Thursday, March 7, 2019


Fig.1 - People demonstrating in the streets of Venezuela

What is currently happening in Venezuela is far from only being a political crisis. The widespread human rights violations are forcing 3 million people to flee and seek asylum in other countries, in what it is referred to be the biggest refugee crisis in the history of Latin America. 

How did the country reach this point? In 2013, Venezuelan President Nicolás Maduro won the elections amid reports of corruption and unfair counting of votes. Hundreds of thousands of people took part in protests calling for the removal of the President at first, and then accusing him of being responsible for the economic crisis. As a matter of fact, shortly after Maduro came to power, the price of oil dropped, and because 98% of Venezuela's export earnings come from oil, the state of the country declined rapidly. The government also started printing more money, regularly increasing the minimum wage, and implementing price controls on several products. Maduro did not take responsibility for the damages, and blamed the United States and other countries for starting an “economic war” against Venezuela. 

In May 2018, the opposition contested the results of the elections for the second mandate of President Maduro and in January 2019, the opposition leader Juan Guaidó declared himself president ad-interim, as ruled by the Constitution in case the elections are proved to be rigged. Despite the recognition by the European Union, the United States, and most Latin American countries of Mr Guaidó as the legitimate leader of the country, Maduro is still refusing to step down.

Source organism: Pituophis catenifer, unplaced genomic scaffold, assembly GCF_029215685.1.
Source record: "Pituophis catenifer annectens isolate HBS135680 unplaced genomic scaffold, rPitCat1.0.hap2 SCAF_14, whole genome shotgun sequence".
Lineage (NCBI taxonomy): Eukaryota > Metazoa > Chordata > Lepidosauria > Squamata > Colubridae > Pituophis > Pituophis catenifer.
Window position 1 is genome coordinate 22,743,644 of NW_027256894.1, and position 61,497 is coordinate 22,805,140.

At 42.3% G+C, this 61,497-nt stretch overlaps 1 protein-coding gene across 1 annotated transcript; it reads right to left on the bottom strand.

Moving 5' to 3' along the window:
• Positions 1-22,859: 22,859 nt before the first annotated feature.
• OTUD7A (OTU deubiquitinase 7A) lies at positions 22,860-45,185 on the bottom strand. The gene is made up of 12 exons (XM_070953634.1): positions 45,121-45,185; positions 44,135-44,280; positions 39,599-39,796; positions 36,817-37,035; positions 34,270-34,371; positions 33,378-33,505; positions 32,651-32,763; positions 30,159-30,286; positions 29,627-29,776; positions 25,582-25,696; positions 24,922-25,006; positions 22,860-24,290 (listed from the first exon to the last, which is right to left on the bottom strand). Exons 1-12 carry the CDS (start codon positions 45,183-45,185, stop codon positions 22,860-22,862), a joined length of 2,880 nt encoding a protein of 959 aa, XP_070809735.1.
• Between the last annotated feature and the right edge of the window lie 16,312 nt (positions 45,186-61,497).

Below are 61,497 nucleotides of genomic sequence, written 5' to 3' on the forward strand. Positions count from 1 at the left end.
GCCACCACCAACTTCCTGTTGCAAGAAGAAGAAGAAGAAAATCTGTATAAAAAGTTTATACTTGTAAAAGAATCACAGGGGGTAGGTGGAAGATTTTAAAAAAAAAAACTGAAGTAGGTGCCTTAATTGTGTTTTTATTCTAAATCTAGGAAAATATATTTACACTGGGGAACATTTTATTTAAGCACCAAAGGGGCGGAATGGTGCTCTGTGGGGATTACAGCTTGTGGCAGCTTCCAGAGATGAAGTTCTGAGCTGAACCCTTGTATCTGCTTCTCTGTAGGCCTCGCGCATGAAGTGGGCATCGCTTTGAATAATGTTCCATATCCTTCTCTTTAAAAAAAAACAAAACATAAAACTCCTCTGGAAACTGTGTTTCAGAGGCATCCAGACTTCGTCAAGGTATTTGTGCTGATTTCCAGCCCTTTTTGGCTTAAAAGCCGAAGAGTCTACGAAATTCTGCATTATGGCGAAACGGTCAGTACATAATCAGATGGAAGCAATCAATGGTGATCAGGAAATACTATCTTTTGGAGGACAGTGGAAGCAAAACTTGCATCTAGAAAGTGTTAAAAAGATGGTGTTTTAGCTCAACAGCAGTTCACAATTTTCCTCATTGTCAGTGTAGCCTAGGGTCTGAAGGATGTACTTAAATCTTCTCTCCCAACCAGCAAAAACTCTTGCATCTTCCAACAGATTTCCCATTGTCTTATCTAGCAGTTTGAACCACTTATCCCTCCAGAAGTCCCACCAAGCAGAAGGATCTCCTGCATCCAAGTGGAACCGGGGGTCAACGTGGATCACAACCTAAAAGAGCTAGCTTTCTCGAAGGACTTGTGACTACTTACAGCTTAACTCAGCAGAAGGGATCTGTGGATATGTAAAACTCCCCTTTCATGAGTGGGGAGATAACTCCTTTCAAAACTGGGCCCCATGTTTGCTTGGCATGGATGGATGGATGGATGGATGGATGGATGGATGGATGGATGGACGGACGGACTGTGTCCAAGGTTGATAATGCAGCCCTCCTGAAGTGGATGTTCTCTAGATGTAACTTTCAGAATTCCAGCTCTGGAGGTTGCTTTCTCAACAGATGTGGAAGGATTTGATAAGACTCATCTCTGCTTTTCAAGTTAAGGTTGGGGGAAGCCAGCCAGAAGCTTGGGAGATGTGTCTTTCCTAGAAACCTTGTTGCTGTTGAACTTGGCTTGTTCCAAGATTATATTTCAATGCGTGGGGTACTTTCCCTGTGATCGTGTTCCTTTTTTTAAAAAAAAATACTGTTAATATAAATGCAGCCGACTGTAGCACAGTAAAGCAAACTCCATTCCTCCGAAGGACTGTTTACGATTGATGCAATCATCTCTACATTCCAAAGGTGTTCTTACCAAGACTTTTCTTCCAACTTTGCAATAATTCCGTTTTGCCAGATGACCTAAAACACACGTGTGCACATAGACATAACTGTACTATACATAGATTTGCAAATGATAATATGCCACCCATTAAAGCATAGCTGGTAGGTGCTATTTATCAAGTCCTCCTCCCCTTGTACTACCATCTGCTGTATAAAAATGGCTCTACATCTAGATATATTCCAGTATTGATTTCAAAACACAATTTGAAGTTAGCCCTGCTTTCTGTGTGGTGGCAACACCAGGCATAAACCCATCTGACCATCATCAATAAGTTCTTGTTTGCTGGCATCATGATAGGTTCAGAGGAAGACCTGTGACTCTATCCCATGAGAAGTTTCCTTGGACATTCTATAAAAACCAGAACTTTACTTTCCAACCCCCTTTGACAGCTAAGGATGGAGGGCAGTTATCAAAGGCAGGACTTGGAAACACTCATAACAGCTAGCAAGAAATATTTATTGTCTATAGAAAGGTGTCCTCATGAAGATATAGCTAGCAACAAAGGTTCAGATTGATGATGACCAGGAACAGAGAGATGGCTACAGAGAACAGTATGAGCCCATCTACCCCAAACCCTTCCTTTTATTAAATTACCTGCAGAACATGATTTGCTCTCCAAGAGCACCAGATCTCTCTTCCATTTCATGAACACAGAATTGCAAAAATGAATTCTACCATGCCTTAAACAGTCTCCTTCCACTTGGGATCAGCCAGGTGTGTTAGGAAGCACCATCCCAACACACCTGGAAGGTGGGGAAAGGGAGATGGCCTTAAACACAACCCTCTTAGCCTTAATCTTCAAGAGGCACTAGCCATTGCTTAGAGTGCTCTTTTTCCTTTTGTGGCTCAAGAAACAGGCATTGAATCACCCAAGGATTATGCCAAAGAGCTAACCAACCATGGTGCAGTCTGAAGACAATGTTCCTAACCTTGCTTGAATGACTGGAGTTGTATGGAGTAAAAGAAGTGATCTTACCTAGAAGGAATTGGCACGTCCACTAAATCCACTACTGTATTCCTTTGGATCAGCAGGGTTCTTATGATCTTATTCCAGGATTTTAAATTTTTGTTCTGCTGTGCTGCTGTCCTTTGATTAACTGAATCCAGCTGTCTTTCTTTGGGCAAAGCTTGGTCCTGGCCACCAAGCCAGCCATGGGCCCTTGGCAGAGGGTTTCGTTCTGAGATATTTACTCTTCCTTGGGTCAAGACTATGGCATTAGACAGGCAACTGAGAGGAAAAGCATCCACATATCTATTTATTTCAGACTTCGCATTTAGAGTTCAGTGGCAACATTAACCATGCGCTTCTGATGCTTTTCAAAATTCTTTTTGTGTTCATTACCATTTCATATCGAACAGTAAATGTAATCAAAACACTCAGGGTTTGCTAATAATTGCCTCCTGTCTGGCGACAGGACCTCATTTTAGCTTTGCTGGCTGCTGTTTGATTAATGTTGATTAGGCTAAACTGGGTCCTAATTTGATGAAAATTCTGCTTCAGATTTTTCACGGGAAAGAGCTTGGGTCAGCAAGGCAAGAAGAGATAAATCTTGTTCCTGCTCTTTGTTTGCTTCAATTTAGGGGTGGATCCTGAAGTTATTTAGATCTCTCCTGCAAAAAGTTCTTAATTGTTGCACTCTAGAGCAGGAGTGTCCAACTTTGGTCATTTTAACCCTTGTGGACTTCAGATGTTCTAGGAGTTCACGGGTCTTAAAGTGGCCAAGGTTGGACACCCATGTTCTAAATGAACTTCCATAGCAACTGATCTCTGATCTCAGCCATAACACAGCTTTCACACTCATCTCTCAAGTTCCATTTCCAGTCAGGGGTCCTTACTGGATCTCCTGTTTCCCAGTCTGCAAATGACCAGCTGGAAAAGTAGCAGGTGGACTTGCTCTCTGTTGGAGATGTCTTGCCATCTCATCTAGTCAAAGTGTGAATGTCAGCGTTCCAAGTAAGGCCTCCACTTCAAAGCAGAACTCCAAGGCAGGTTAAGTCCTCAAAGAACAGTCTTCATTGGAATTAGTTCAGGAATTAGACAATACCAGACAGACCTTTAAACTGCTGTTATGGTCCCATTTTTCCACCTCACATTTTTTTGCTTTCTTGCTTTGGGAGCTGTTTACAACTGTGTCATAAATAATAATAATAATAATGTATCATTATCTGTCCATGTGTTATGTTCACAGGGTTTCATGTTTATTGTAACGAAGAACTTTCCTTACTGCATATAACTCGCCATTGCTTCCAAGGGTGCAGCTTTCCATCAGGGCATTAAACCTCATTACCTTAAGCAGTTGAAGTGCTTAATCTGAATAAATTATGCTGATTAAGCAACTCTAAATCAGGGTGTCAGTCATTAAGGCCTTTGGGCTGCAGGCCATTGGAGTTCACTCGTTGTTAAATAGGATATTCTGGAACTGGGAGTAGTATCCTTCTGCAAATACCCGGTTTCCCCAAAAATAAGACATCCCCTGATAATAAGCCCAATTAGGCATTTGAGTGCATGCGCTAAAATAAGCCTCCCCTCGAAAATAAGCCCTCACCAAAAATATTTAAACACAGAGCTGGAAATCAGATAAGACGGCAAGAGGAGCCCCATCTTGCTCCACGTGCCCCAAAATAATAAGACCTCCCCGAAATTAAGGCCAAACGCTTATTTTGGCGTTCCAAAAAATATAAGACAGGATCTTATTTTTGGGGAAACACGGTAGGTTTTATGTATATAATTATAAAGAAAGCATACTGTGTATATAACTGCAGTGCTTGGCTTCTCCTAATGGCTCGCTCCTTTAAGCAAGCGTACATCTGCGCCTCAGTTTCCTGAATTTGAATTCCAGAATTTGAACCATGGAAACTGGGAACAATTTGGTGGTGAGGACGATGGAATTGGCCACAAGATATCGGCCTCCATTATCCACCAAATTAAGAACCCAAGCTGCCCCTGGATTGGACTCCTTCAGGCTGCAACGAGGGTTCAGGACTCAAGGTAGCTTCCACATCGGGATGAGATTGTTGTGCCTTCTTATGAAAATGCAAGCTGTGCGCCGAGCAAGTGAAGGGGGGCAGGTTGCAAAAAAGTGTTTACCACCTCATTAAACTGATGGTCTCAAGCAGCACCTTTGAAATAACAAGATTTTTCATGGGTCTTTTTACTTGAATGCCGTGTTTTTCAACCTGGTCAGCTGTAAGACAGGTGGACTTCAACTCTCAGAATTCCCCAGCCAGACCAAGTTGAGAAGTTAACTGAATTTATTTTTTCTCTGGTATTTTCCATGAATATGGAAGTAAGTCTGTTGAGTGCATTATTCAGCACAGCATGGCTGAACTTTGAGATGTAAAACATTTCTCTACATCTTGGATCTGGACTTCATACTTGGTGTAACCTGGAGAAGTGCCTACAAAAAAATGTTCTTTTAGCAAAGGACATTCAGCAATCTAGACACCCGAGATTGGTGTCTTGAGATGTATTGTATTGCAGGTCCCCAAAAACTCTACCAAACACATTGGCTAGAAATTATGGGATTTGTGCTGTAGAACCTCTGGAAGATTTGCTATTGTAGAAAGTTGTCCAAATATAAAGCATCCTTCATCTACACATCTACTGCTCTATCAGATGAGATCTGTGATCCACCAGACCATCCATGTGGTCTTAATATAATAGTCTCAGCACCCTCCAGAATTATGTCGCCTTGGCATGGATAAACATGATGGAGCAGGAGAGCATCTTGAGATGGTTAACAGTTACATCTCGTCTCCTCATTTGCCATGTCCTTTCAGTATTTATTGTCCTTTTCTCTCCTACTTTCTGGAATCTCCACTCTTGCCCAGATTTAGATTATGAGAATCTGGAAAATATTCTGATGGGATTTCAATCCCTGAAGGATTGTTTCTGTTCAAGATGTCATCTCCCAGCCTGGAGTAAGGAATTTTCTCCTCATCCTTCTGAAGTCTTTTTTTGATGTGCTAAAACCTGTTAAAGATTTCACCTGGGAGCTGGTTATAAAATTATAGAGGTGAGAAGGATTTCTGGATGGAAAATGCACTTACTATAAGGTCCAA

While the political crisis sparked in 2013, much of the current unrest in Venezuela can be traced back to March 2017, when the Supreme Court of Justice - backed by the government - moved to take over the National Assembly, where the opposition held a majority. This triggered mass protests from April to July that were repressed by the Maduro administration through often-violent crackdowns and jailing opponents. Violence has not stopped since. 

Fig.2 - Juan Guaidó, self-proclaimed president of Venezuela (Source:

The chaos in Venezuela caused a shortage of medicines, food and water, and a generalized unsafe environment for the political opponents who are facing the risk of being jailed. Getting arrested in Venezuela often means being subjected to serious abuses that in some cases amount to torture—including severe beatings, electric shocks, asphyxiation, and sexual abuse. Children and teenagers have been reportedly arrested as well, and jailed protesters have been said to have frequently been tried in military courts, which is against international law. Extra judicially killings are also worrying the international community. 

Nicolás Maduro continues to deny that the country is experiencing a human rights crisis. Therefore, he has not accepted the international humanitarian assistance that has been repeatedly offered. In some cases, convoys of trucks carrying food aid and medical supplies set off from border towns in Colombia and Brazil were attacked and burnt, and a ship carrying 250 tons of humanitarian aid from Puerto Rico was forced to turn back when the Venezuelan Navy threatened to open fire. As a result of the violence, none of the shipments has made it past Venezuelan border blockades so far. 

The impunity for the abuses and the violations of human rights above has been common since former Attorney General Luisa Ortega Díaz was fired in August 2017. In early February 2019, the Lima Group, a coalition of several Latin American countries and Canada, called for the urgent delivery of humanitarian aid and for international governments to refrain from doing business with the nation “in oil, gold and other assets.” Moreover, on 26 September 2018, six countries (Argentina, Canada, Colombia, Chile, Paraguay and Peru) referred Venezuela to the International Criminal Court. It is not clear how and when the humanitarian crisis will end, but what is certain is that the people are in need of assistance and justice. 

Giulia Mizzon

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